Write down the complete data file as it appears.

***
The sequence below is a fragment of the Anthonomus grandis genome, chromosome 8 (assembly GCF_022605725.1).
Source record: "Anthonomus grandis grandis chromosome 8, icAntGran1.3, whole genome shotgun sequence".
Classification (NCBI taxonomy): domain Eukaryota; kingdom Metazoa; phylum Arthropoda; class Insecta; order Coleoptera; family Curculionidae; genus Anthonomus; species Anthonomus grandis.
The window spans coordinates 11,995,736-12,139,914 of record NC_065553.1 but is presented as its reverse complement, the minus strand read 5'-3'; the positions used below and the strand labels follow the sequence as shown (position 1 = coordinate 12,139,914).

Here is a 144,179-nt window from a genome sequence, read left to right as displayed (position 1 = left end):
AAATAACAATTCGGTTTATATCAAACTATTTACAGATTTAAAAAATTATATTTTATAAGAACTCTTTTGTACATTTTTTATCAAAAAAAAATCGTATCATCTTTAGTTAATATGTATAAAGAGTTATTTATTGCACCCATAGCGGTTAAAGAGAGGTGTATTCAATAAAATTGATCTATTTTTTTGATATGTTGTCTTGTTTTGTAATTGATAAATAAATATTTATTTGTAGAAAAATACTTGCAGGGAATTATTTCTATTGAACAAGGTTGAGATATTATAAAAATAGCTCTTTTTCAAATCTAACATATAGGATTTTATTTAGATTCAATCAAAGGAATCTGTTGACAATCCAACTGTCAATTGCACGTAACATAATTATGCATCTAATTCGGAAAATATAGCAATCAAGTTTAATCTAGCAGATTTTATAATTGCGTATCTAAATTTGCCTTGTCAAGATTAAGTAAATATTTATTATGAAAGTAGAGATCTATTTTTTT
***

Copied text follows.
The sequence below is a fragment of the Anthonomus grandis genome, chromosome 8 (assembly GCF_022605725.1).
Source record: "Anthonomus grandis grandis chromosome 8, icAntGran1.3, whole genome shotgun sequence".
Classification (NCBI taxonomy): domain Eukaryota; kingdom Metazoa; phylum Arthropoda; class Insecta; order Coleoptera; family Curculionidae; genus Anthonomus; species Anthonomus grandis.
The window spans coordinates 11,995,736-12,139,914 of record NC_065553.1 but is presented as its reverse complement, the minus strand read 5'-3'; the positions used below and the strand labels follow the sequence as shown (position 1 = coordinate 12,139,914).

Here is a 144,179-nt window from a genome sequence, read left to right as displayed (position 1 = left end):
AAATAACAATTCGGTTTATATCAAACTATTTACAGATTTAAAAAATTATATTTTATAAGAACTCTTTTGTACATTTTTTATCAAAAAAAAATCGTATCATCTTTAGTTAATATGTATAAAGAGTTATTTATTGCACCCATAGCGGTTAAAGAGAGGTGTATTCAATAAAATTGATCTATTTTTTTGATATGTTGTCTTGTTTTGTAATTGATAAATAAATATTTATTTGTAGAAAAATACTTGCAGGGAATTATTTCTATTGAACAAGGTTGAGATATTATAAAAATAGCTCTTTTTCAAATCTAACATATAGGATTTTATTTAGATTCAATCAAAGGAATCTGTTGACAATCCAACTGTCAATTGCACGTAACATAATTATGCATCTAATTCGGAAAATATAGCAATCAAGTTTAATCTAGCAGATTTTATAATTGCGTATCTAAATTTGCCTTGTCAAGATTAAGTAAATATTTATTATGAAAGTAGAGATCTATTTTTTT